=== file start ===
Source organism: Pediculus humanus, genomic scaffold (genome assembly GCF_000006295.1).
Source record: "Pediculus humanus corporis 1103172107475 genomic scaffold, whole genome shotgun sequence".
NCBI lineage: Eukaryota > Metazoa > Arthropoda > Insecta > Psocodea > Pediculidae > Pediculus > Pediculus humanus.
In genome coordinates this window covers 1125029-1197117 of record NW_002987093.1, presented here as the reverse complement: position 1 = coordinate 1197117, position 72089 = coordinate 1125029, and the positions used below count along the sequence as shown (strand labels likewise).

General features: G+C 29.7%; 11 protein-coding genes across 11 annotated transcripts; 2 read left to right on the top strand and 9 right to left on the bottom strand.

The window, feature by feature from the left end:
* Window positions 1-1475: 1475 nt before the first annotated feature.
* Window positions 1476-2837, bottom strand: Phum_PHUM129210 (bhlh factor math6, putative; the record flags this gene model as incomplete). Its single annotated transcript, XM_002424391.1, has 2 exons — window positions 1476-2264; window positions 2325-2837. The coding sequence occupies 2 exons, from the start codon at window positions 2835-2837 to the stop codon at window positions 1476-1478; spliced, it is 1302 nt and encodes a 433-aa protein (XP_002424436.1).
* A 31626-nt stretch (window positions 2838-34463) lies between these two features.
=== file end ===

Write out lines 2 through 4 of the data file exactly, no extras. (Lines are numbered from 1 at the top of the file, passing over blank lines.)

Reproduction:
Source record: "Pediculus humanus corporis 1103172107475 genomic scaffold, whole genome shotgun sequence".
NCBI lineage: Eukaryota > Metazoa > Arthropoda > Insecta > Psocodea > Pediculidae > Pediculus > Pediculus humanus.
In genome coordinates this window covers 1125029-1197117 of record NW_002987093.1, presented here as the reverse complement: position 1 = coordinate 1197117, position 72089 = coordinate 1125029, and the positions used below count along the sequence as shown (strand labels likewise).